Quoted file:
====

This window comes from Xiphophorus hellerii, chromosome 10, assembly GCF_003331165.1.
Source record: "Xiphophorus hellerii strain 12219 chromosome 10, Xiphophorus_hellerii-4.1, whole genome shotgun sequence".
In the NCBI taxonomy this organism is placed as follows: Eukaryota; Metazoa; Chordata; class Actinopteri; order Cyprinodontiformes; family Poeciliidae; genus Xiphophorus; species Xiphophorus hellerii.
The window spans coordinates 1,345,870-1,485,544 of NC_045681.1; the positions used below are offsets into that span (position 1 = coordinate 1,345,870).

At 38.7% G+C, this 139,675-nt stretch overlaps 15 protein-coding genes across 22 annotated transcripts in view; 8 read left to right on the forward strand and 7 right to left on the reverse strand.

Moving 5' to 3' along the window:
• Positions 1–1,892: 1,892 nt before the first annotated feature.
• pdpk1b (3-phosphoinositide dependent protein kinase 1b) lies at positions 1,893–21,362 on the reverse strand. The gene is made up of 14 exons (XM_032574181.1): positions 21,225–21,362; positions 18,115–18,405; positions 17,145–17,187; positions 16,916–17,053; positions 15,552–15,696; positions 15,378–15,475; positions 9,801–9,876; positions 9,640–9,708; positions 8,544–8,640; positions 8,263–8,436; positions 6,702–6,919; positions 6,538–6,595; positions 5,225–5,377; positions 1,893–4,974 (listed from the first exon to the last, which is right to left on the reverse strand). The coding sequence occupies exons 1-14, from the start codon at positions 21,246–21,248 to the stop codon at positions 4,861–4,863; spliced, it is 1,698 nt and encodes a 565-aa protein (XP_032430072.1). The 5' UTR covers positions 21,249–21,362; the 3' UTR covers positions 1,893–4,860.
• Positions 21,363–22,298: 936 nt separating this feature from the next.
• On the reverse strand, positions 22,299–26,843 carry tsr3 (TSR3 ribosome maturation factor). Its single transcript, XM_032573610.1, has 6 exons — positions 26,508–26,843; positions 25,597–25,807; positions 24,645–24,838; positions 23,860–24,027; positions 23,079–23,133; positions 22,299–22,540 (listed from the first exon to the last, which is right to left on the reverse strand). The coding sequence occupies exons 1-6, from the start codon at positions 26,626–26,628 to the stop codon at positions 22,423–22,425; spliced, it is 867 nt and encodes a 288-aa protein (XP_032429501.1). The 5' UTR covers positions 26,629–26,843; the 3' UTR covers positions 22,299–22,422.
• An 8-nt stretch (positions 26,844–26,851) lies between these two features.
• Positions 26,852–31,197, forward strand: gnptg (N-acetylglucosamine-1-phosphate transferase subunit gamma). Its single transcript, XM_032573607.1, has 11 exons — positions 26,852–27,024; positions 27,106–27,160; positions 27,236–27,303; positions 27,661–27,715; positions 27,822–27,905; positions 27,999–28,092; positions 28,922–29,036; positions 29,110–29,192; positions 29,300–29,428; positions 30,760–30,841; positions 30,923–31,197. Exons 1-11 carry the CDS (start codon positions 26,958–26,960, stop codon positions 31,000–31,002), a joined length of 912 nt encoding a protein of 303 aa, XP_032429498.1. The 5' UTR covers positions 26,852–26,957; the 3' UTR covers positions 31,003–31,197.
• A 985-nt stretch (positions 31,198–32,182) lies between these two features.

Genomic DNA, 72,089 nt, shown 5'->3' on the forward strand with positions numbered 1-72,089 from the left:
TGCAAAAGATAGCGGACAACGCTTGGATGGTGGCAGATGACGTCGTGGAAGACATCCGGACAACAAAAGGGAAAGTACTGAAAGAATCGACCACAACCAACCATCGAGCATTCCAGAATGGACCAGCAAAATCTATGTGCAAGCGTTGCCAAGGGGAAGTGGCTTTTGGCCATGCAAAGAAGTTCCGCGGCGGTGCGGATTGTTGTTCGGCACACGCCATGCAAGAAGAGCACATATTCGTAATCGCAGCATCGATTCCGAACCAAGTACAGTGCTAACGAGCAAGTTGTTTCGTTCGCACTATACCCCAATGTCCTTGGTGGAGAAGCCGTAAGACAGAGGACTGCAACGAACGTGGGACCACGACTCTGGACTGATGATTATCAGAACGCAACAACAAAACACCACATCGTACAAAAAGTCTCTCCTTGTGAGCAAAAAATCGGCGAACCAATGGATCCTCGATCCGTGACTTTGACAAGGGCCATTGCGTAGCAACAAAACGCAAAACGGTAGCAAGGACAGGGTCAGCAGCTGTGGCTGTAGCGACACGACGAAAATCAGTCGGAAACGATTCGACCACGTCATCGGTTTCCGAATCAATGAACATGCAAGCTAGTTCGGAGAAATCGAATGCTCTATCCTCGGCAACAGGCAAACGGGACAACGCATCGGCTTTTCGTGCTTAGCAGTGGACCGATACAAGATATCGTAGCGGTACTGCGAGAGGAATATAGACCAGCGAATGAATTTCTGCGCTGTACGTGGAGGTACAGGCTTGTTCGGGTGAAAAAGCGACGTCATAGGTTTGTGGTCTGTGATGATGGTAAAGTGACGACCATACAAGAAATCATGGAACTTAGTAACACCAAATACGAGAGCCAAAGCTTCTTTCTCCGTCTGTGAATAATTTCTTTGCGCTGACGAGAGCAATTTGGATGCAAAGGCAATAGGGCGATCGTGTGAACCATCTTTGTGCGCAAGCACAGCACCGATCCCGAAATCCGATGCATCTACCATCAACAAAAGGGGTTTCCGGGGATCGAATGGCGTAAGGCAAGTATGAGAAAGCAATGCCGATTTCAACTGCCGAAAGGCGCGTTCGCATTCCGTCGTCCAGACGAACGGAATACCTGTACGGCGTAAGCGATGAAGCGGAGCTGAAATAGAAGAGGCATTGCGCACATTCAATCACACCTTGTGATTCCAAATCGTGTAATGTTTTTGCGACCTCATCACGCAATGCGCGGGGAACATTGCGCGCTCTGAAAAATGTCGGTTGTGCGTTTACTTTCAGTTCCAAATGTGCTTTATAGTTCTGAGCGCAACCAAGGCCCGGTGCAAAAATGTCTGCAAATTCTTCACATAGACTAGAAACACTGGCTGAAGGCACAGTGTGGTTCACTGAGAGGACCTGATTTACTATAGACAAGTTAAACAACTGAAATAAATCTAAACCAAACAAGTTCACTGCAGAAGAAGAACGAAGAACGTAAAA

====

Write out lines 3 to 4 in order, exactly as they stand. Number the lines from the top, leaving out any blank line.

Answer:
In the NCBI taxonomy this organism is placed as follows: Eukaryota; Metazoa; Chordata; class Actinopteri; order Cyprinodontiformes; family Poeciliidae; genus Xiphophorus; species Xiphophorus hellerii.
The window spans coordinates 1,345,870-1,485,544 of NC_045681.1; the positions used below are offsets into that span (position 1 = coordinate 1,345,870).